Optimising polymer photovoltaic devices through control of phase-separation

Lead Research Organisation: Cardiff University
Department Name: School of Physics and Astronomy


In principle, photovoltaic devices could meet all our energy requirements in a sustainable way, but at the moment the capital expense of conventional photovoltaics is too great to be competitive, and the volume in which they can be produced is much too small to make a serious dent in our electricity generating needs. Their relatively high manufacturing cost and the difficulty of scaling the manufacturing process is an intrinsic feature of their energy-intensive fabrication process. In contrast, non-conventional PVs based on organic semiconductors can be processed from solution using high-volume roll-to-roll printing technologies, offering the possibility of large area devices being fabricated on flexible substrates at very low cost. Unfortunately at present, organic PV devices are characterized by prohibitively low external power efficiencies (< 6%). Closing the gap in efficiency between organic and inorganic PV devices is a significant challenge / one which will require a full microscopic understanding of the processes that currently limit organic PV efficiency. The most promising organic PV devices are currently based on solution-cast blends of conjugated polymers doped with fullerene derivatives. Relatively little is however known regarding the role of the self-assembled nanoscale morphology of such systems on their operational efficiency. In this proposal, we seek to develop a comprehensive mechanistic understanding of the self-assembly processes by which nanoscale structure arises within such PV applicable materials. In particular we propose to study the evolution of nanoscale phase-separation during film casting using X-ray scattering. We will also utilize a range of complementary microscopy techniques ranging from environmental scanning electron microscopy, to time-resolved near field microscopy. The combination of such techniques will permit us to develop a complete picture of film structure from molecular to microscopic length-scales. Our proposed project draws together some of the UK's leading polymer scientists and technologists, with our goal being to significantly advance the understanding of the processes that limit organic PV device performance.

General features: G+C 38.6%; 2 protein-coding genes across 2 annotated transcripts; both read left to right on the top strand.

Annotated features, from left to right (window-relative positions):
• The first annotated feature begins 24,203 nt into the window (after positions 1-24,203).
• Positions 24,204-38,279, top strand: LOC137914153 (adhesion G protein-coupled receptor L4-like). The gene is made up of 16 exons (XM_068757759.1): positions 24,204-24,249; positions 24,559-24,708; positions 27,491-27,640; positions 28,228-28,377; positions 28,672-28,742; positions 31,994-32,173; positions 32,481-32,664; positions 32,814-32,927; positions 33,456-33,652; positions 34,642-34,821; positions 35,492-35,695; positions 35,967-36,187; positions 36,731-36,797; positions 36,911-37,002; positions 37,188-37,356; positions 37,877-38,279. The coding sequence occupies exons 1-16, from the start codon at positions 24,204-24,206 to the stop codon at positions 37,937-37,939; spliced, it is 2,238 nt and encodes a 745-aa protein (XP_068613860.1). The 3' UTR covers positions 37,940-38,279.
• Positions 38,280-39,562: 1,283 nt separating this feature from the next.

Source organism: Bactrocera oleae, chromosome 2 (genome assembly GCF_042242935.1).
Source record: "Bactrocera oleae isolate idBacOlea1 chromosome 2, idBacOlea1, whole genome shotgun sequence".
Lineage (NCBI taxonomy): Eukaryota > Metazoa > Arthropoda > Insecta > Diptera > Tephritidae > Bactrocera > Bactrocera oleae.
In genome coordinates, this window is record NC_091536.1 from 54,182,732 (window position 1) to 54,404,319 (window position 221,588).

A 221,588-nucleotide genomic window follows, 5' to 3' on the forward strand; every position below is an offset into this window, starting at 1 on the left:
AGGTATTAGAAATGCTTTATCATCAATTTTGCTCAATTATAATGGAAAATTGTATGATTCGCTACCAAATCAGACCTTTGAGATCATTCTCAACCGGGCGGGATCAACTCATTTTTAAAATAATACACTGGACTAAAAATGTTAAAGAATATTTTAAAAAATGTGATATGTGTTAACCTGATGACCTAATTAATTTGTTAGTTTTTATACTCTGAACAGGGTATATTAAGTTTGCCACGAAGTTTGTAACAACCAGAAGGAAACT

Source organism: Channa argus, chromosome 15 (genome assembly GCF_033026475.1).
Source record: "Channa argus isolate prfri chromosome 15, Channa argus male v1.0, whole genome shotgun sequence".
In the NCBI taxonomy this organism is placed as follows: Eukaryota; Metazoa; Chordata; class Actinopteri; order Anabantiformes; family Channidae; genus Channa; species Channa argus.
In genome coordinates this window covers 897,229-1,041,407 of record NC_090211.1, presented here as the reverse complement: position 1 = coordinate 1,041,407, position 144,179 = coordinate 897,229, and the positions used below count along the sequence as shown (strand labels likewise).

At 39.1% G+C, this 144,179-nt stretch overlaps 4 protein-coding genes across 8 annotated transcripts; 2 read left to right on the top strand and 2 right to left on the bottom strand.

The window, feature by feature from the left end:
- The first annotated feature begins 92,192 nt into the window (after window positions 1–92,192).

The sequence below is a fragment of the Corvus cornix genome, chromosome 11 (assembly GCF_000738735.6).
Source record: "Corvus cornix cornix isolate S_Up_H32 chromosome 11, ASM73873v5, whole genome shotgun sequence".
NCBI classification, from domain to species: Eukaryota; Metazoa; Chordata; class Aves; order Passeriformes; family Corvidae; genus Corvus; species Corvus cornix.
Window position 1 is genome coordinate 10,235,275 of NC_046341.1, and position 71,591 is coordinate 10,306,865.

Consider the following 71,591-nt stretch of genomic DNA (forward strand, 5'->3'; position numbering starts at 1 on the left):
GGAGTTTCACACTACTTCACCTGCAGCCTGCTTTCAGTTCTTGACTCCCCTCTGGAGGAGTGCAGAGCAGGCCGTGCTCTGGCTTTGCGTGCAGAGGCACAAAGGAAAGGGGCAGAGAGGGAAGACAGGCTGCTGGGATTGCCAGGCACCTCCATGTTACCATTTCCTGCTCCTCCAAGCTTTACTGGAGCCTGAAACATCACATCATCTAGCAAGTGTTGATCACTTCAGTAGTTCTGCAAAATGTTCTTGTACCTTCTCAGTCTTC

10 25 50

publication icon
Agostinelli T (2011) The role of alkane dithiols in controlling polymer crystallization in small band gap polymer:Fullerene solar cells in Journal of Polymer Science Part B: Polymer Physics

publication icon
Lilliu S (2011) Inkjet-printed organic photodiodes in Thin Solid Films

Description Organic photovoltaic films offer cheap, large area solar cells which can be deposited with simple solution-based technology such as inkjet-printing. It is generally accepted that power conversion efficiencies of greater than 10% in a commercial, mass-produced cell would represent a technological and industrial breakthrough. This has been achieved in laboratories and huge global effort is directed towards making this a commercial reality.

We have contributed significantly to the global field as recognised by the 480 citations to date from the publications arising from this grant, which funded one PhD student.

We have probed detailed structural changes using synchrotron-based x-ray diffraction during in-situ processing. It revealed the rapid changes that occur during annealing and we were able to quantify these in real time.

We were also able to demonstrate the role of additives such as alkanedithiols in improving the ordering in organic photovoltaic polymers.

We developed a new quantitative approach to characterising the nanoscale electrical properties of organic thin films using scanning probe microscopy. This enables the simultaneous measurement of local variations in surface potential and capacitance.
Exploitation Route In understanding structural changes during processing, including thermal treatment and the use of additives.
Sectors Electronics,Energy

Description In understanding structural changes during processing, including thermal treatment and the use of additives. The publications arising from this grant have been cited 480 times since the first publication appeared in 2010.
First Year Of Impact 2010
Sector Education
Impact Types Cultural,Societal

Description Lecture on Nanoscience (University of Sarajevo) 
Form Of Engagement Activity A talk or presentation
Part Of Official Scheme? No
Geographic Reach International
Primary Audience Undergraduate students
Results and Impact On 16th April 2015, 120 undergraduates, postgraduates and general public attended a lecture on Nanotechnology at the University of Sarajevo. Local TV journalists attended and it led to an interview broadcast on Bosnian State Television.
It also led to discussion of possible research involvement in nanoscience in a university setting where little dedicated equipment exists.
Year(s) Of Engagement Activity 2014,2015